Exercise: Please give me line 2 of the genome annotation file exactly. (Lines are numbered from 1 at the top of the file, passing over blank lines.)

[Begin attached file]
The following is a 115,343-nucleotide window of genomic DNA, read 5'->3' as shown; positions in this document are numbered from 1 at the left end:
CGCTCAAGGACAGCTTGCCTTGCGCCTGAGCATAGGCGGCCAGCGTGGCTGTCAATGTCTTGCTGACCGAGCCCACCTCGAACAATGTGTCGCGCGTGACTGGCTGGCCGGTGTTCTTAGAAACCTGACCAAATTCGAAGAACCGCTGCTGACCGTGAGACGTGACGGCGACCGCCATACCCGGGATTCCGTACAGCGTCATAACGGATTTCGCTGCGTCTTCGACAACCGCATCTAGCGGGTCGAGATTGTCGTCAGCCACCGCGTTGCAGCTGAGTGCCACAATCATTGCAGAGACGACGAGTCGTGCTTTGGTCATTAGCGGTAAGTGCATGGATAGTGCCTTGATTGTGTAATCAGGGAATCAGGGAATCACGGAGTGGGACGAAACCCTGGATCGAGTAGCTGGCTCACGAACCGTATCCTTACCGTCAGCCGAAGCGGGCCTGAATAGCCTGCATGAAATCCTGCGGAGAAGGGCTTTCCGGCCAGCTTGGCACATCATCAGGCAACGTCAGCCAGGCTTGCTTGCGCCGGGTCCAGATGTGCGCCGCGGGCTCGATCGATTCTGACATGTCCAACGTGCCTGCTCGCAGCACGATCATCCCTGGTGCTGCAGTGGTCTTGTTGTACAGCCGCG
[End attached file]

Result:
CGCTCAAGGACAGCTTGCCTTGCGCCTGAGCATAGGCGGCCAGCGTGGCTGTCAATGTCTTGCTGACCGAGCCCACCTCGAACAATGTGTCGCGCGTGACTGGCTGGCCGGTGTTCTTAGAAACCTGACCAAATTCGAAGAACCGCTGCTGACCGTGAGACGTGACGGCGACCGCCATACCCGGGATTCCGTACAGCGTCATAACGGATTTCGCTGCGTCTTCGACAACCGCATCTAGCGGGTCGAGATTGTCGTCAGCCACCGCGTTGCAGCTGAGTGCCACAATCATTGCAGAGACGACGAGTCGTGCTTTGGTCATTAGCGGTAAGTGCATGGATAGTGCCTTGATTGTGTAATCAGGGAATCAGGGAATCACGGAGTGGGACGAAACCCTGGATCGAGTAGCTGGCTCACGAACCGTATCCTTACCGTCAGCCGAAGCGGGCCTGAATAGCCTGCATGAAATCCTGCGGAGAAGGGCTTTCCGGCCAGCTTGGCACATCATCAGGCAACGTCAGCCAGGCTTGCTTGCGCCGGGTCCAGATGTGCGCCGCGGGCTCGATCGATTCTGACATGTCCAACGTGCCTGCTCGCAGCACGATCATCCCTGGTGCTGCAGTGGTCTTGTTGTACAGCCGCG